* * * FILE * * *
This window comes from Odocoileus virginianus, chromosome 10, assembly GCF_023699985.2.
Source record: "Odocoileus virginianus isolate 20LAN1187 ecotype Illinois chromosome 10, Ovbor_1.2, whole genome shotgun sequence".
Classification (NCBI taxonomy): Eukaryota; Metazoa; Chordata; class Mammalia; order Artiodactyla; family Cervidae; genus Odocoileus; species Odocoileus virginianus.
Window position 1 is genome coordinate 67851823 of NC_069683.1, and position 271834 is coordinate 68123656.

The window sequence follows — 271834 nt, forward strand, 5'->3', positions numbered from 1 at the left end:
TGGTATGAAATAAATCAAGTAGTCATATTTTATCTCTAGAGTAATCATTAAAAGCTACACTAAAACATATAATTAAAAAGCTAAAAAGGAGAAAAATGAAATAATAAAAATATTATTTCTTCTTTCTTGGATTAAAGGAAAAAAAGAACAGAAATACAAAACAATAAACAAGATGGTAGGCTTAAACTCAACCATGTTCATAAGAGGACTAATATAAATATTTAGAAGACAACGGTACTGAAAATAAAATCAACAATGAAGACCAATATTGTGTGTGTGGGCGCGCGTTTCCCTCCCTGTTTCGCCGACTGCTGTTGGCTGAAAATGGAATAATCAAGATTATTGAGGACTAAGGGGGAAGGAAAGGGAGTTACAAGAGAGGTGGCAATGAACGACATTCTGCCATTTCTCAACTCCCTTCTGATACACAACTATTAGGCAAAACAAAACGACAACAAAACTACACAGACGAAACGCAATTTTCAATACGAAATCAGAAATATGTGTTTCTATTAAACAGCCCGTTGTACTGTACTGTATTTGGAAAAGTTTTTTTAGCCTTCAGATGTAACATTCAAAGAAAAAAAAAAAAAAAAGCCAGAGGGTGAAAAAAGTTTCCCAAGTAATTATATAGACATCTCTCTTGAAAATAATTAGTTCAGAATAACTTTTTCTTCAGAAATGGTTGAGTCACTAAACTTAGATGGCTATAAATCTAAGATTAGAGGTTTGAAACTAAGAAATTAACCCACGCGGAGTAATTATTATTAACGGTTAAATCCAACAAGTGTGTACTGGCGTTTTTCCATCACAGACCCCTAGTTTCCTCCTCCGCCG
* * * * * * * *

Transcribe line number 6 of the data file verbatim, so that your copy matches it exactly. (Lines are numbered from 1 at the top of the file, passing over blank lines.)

TGGTATGAAATAAATCAAGTAGTCATATTTTATCTCTAGAGTAATCATTAAAAGCTACACTAAAACATATAATTAAAAAGCTAAAAAGGAGAAAAATGAAATAATAAAAATATTATTTCTTCTTTCTTGGATTAAAGGAAAAAAAGAACAGAAATACAAAACAATAAACAAGATGGTAGGCTTAAACTCAACCATGTTCATAAGAGGACTAATATAAATATTTAGAAGACAACGGTACTGAAAATAAAATCAACAATGAAGACCAATATTGTGTGTGTGGGCGCGCGTTTCCCTCCCTGTTTCGCCGACTGCTGTTGGCTGAAAATGGAATAATCAAGATTATTGAGGACTAAGGGGGAAGGAAAGGGAGTTACAAGAGAGGTGGCAATGAACGACATTCTGCCATTTCTCAACTCCCTTCTGATACACAACTATTAGGCAAAACAAAACGACAACAAAACTACACAGACGAAACGCAATTTTCAATACGAAATCAGAAATATGTGTTTCTATTAAACAGCCCGTTGTACTGTACTGTATTTGGAAAAGTTTTTTTAGCCTTCAGATGTAACATTCAAAGAAAAAAAAAAAAAAAAGCCAGAGGGTGAAAAAAGTTTCCCAAGTAATTATATAGACATCTCTCTTGAAAATAATTAGTTCAGAATAACTTTTTCTTCAGAAATGGTTGAGTCACTAAACTTAGATGGCTATAAATCTAAGATTAGAGGTTTGAAACTAAGAAATTAACCCACGCGGAGTAATTATTATTAACGGTTAAATCCAACAAGTGTGTACTGGCGTTTTTCCATCACAGACCCCTAGTTTCCTCCTCCGCCG